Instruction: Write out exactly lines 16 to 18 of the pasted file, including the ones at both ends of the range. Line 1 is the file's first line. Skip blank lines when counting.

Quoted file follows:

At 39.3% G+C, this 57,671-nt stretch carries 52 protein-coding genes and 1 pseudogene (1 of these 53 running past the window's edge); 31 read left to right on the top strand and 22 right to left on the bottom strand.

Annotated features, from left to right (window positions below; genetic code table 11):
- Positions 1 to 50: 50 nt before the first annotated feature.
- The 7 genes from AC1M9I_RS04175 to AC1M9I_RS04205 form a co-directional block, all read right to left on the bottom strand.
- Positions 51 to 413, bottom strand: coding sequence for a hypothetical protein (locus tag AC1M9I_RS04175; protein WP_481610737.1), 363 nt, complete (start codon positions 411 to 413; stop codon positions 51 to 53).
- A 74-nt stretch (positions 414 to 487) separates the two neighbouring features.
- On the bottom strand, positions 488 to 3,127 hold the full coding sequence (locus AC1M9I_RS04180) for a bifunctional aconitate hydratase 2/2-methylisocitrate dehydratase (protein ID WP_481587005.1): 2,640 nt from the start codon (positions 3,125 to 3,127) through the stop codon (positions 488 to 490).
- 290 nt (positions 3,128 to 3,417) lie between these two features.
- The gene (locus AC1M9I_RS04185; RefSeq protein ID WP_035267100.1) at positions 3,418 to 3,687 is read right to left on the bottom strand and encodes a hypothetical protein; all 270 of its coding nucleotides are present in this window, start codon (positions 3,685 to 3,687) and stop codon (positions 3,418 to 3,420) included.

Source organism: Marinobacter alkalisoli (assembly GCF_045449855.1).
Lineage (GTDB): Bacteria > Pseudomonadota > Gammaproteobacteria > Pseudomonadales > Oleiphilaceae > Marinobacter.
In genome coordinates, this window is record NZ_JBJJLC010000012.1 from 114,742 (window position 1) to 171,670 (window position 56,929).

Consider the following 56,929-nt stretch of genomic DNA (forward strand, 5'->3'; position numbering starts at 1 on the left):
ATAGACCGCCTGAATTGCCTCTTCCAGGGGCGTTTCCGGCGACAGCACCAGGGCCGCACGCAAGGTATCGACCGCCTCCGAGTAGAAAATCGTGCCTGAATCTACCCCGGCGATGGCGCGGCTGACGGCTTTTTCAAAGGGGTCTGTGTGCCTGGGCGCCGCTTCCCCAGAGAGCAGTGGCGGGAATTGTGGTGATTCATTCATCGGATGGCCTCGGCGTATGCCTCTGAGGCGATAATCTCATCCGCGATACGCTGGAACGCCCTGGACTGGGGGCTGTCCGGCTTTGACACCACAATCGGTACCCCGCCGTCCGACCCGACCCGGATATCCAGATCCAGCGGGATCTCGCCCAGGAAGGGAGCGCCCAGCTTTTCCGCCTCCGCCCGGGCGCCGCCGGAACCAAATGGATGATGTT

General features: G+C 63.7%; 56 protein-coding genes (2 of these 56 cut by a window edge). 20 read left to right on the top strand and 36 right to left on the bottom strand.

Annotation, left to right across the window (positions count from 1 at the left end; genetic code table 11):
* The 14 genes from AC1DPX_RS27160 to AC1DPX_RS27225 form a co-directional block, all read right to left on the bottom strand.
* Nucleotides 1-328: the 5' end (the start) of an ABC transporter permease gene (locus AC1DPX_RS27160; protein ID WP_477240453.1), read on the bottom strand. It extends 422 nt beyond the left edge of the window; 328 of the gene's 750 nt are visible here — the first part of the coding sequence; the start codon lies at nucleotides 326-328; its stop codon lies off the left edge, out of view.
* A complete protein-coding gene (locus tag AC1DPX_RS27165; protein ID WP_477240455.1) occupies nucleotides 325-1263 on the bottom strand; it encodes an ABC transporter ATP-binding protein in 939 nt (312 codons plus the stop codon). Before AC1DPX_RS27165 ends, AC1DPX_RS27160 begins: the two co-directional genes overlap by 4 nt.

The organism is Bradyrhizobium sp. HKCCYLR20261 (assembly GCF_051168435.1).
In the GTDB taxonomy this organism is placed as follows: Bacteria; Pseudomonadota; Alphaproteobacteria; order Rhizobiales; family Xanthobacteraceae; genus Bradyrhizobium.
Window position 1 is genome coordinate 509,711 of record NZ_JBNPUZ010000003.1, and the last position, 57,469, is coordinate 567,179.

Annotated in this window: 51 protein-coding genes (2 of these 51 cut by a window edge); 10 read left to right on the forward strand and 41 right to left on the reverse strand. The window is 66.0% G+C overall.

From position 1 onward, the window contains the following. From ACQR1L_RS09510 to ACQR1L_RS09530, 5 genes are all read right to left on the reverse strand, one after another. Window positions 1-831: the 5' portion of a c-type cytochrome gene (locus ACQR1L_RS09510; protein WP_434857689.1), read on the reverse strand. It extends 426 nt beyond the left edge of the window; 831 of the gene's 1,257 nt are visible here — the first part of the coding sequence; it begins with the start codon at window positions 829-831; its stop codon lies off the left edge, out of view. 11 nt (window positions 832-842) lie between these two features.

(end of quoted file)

Annotation, left to right across the window (positions count from 1 at the left end; genetic code table 11):
* The 14 genes from AC1DPX_RS27160 to AC1DPX_RS27225 form a co-directional block, all read right to left on the bottom strand.
* Nucleotides 1-328: the 5' end (the start) of an ABC transporter permease gene (locus AC1DPX_RS27160; protein ID WP_477240453.1), read on the bottom strand. It extends 422 nt beyond the left edge of the window; 328 of the gene's 750 nt are visible here — the first part of the coding sequence; the start codon lies at nucleotides 326-328; its stop codon lies off the left edge, out of view.